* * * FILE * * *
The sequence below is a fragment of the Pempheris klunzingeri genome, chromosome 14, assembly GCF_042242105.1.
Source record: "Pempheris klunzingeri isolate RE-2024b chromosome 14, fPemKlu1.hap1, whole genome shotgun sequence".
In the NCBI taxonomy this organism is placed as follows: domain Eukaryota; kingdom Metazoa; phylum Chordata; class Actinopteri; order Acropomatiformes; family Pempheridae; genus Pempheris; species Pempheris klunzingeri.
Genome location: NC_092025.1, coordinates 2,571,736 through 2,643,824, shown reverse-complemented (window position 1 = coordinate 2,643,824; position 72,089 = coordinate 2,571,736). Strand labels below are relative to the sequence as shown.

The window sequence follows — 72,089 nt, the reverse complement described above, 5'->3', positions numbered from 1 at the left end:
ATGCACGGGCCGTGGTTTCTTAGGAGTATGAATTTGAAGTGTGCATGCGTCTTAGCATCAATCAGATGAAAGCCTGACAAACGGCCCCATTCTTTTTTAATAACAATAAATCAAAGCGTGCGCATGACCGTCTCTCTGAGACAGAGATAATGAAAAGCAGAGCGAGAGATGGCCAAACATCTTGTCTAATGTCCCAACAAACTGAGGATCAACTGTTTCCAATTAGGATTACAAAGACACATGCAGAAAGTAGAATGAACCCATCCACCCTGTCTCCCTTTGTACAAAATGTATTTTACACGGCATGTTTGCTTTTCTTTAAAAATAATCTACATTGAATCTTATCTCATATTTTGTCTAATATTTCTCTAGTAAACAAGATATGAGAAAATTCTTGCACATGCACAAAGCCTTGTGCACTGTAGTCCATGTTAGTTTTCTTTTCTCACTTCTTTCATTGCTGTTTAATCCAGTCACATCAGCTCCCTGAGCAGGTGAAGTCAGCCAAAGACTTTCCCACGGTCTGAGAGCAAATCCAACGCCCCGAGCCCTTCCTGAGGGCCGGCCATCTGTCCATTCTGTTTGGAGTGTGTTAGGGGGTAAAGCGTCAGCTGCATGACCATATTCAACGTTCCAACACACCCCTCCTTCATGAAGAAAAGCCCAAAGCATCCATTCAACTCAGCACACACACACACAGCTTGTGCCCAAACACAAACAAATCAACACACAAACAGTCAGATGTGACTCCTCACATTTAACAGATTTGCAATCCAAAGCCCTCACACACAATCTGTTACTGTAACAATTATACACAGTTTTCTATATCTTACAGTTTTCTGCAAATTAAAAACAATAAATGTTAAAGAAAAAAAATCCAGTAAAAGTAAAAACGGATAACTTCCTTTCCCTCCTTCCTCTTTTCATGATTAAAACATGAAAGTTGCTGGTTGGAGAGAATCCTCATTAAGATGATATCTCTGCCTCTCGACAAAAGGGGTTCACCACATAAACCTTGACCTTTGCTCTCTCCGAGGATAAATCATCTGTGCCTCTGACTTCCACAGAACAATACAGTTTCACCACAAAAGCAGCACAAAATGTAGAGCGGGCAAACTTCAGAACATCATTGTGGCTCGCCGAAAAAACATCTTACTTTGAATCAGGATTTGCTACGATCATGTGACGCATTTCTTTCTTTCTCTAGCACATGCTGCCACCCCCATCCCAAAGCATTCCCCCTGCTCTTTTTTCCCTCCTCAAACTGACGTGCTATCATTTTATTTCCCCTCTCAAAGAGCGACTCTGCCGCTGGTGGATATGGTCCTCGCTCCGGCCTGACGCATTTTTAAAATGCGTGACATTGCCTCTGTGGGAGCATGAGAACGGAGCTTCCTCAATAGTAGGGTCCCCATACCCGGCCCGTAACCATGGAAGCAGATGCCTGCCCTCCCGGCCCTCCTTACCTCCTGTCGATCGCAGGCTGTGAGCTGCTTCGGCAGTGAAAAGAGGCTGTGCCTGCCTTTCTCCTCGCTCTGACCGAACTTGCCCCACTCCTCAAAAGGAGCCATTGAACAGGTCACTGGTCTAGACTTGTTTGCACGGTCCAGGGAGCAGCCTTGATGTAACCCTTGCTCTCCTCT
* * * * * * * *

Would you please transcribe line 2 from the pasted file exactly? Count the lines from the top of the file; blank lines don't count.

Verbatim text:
Source record: "Pempheris klunzingeri isolate RE-2024b chromosome 14, fPemKlu1.hap1, whole genome shotgun sequence".